The Director of the Long An Province's Department of Culture, Sports and Tourism, Nguyễn Anh Dũng, said eco-tourism products associated with the Đồng Tháp Mười region were considered highlights of the province.
"For example, Láng Sen Wetland Reserve in the communes of Vĩnh Đại, Vĩnh Lợi và Vĩnh Châu A, Tân Hưng District, retains many natural and unspoiled features and is less affected by humans. With 4,800 hectares, and home to over 300 species of wild plants and vertebrates, including 13 species listed in the Viêt Nam Red Book, the reserve is one of the top destinations to attract tourism to Long An," Dũng said.
"Another eco-tourism site, Tân Lập Floating Village, has charming river scenery, lotus flowers and water lilies blooming on the canal, and is a unique route through the melaleuca forest. The seasonal food has become an experience and the resort destination brings many impressions to visitors."
The peaceful beauty of a flower garden at Đất Phương Nam farm is typical of the southern countryside in Long An. — VNA/VNS Photo Nguyễn Luân
The Plain of Reeds is also home to Cánh Đồng Bất Tận tourist area which offers visitors a feeling of relaxation, comfort and is suitable for discovery, travel and healthcare due to its cool and pure space amid the scent of Việt Nam's unique primaeval melaleuca forests, according to the official.
Bùi Đắc Thắng, director of the area’s research centre, said as soon as the COVID-19 pandemic was under control, the Cánh Đồng Bất Tận tourism area would be ready to welcome back visitors with products and services focusing on presenting experiences, such as the "Forest of Herbal Medicines" tour, which gives people the chance to participate in the distillation of herbal essential oils and enjoy the specialities of the floating season
Aside from eco-tourism, historical-cultural relics and craft villages are also central to Long An tourism. The province has 121 heritages, of which 21 have national recognition.
With its special and unique tourist offerings, Long An is now concerned with creating a solid brand so that the industry can be an important economic sector. It is said that a rising tide lifts all the boats, and so the province wants an enhanced tourism industry to benefit all people and authorities at all levels.
Though Long An tourism is outstanding, many of the province’s resources have not been used to their full potential.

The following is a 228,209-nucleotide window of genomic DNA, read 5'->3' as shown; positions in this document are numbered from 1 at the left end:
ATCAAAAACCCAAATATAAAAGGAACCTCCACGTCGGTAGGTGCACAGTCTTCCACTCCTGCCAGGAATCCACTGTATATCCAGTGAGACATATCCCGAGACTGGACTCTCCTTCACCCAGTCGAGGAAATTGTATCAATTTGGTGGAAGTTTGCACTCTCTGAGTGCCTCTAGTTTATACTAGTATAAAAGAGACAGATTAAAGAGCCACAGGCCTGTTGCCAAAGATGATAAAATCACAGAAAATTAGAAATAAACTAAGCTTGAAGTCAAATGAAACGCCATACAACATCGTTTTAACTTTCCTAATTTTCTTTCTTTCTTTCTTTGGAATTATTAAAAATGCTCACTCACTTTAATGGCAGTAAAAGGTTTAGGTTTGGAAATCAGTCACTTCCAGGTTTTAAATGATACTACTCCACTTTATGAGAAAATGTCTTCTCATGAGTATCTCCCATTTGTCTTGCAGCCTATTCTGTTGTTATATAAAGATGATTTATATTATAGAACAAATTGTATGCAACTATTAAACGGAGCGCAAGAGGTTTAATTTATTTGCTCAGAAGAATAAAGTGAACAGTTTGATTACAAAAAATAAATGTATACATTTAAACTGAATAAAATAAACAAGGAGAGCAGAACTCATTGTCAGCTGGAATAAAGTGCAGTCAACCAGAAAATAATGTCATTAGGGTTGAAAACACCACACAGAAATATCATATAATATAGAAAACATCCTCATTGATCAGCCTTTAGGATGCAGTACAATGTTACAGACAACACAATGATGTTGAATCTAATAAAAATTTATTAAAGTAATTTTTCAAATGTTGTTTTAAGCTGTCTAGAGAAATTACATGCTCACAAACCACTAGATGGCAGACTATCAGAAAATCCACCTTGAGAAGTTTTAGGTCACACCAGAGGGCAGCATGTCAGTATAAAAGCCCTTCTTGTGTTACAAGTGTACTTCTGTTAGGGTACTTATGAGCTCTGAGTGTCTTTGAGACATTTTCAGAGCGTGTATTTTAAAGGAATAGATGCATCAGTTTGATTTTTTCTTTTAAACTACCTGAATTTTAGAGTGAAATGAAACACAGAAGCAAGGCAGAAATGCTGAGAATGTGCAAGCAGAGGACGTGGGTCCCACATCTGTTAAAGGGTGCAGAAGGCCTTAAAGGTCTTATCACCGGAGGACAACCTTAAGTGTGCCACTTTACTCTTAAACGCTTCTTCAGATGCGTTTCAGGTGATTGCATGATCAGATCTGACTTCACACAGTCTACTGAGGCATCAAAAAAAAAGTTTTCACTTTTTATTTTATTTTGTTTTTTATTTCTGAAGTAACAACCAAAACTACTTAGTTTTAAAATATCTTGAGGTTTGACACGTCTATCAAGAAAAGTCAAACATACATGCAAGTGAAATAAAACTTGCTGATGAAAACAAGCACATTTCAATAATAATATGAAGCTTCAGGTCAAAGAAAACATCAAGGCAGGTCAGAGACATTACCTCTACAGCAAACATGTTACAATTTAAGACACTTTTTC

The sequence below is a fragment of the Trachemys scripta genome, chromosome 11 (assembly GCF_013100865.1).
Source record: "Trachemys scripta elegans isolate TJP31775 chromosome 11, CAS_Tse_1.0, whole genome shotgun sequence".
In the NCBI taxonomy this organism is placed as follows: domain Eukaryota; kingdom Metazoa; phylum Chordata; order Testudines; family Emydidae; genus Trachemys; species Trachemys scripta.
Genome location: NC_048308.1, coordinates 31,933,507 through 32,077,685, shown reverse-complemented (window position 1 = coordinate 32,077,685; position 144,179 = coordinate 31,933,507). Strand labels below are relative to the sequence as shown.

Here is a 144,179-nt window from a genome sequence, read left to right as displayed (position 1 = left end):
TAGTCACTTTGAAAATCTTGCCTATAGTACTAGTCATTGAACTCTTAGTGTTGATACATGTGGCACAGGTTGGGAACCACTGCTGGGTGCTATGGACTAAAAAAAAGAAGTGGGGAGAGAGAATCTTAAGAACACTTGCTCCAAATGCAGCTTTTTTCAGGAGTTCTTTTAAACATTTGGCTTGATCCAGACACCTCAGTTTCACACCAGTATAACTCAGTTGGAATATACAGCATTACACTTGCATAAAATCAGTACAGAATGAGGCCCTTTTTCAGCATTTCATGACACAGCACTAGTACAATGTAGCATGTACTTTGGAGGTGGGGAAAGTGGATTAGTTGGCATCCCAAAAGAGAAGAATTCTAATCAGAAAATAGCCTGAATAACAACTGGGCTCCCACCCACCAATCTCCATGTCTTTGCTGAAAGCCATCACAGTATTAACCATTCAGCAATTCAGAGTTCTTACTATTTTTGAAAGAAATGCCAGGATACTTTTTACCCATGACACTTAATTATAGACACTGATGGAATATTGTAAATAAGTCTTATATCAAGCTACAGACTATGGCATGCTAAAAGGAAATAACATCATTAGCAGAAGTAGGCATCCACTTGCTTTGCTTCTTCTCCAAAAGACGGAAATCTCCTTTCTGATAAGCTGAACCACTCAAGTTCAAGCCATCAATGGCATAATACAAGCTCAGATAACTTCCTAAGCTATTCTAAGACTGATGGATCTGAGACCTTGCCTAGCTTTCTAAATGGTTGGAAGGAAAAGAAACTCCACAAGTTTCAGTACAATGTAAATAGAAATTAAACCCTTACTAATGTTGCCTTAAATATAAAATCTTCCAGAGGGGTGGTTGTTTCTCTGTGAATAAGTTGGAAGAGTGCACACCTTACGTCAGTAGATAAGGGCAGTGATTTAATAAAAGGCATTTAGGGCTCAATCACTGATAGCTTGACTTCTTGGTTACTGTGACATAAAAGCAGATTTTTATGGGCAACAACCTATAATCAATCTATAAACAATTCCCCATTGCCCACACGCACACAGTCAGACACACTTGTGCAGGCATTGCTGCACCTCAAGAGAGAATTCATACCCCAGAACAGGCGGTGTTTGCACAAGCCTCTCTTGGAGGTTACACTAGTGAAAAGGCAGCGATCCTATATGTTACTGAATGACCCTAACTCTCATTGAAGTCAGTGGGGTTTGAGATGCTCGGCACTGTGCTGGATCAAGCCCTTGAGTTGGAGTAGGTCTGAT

Dr Ngô Thanh Loan from HCM City National University and Lê Hoàng Quốc Việt from Taylor's University in Malaysia suggested solutions to create added value for tourism in Long An, using Cần Đước District as a good example of developing the industry in a wetland region.
"With features of wet-rice traditional culture, the area has many interlaced rivers and canals. By exploring and conquering nature, fighting against foreign invaders and building the homeland, the ancestors have handed down much cultural heritage such as the House of Hundred Pillars, Vạn Phước Temple, the worshipping place of the Nguyễn Quang Đại, and Master Ba Đợi, one of the ancestors of cải lương (reformed opera) in the South," Loan said.
“Cần Đước should be a highlight of tourism as it is home to many famous traditional crafts such as mat weaving, boat building, wood carving and puff pastry making.”
Other experts suggested the province should pay attention to waterway traffic for tourism development. Waterway routes connecting HCM City and Cần Đước have long been used as the main route for traders to transport and exchange goods between HCM City and the wetland region.
In addition, the province also needs to increase the quantity and improve the quality of direct tours from HCM City to the Plain of Reeds, particularly after the pandemic is under control.
In the first 10 months of 2021, the number of visitors to Long An reached 290,000, down 40 per cent compared to the same period last year. The province has set a target of welcoming about 420,000 visitors in 2022, including 2,000 foreigners.
If the province is able to successfully pivot to eco-travel and effectively highlight its incredible wetlands, waterways and cultural heritage, it could be all set to be one of the finest tourist magnets in the country. — VNS
A corner of the melaleuca forest in the floating village of Tân Lập. — VNA/VNS Photo Nguyễn Luân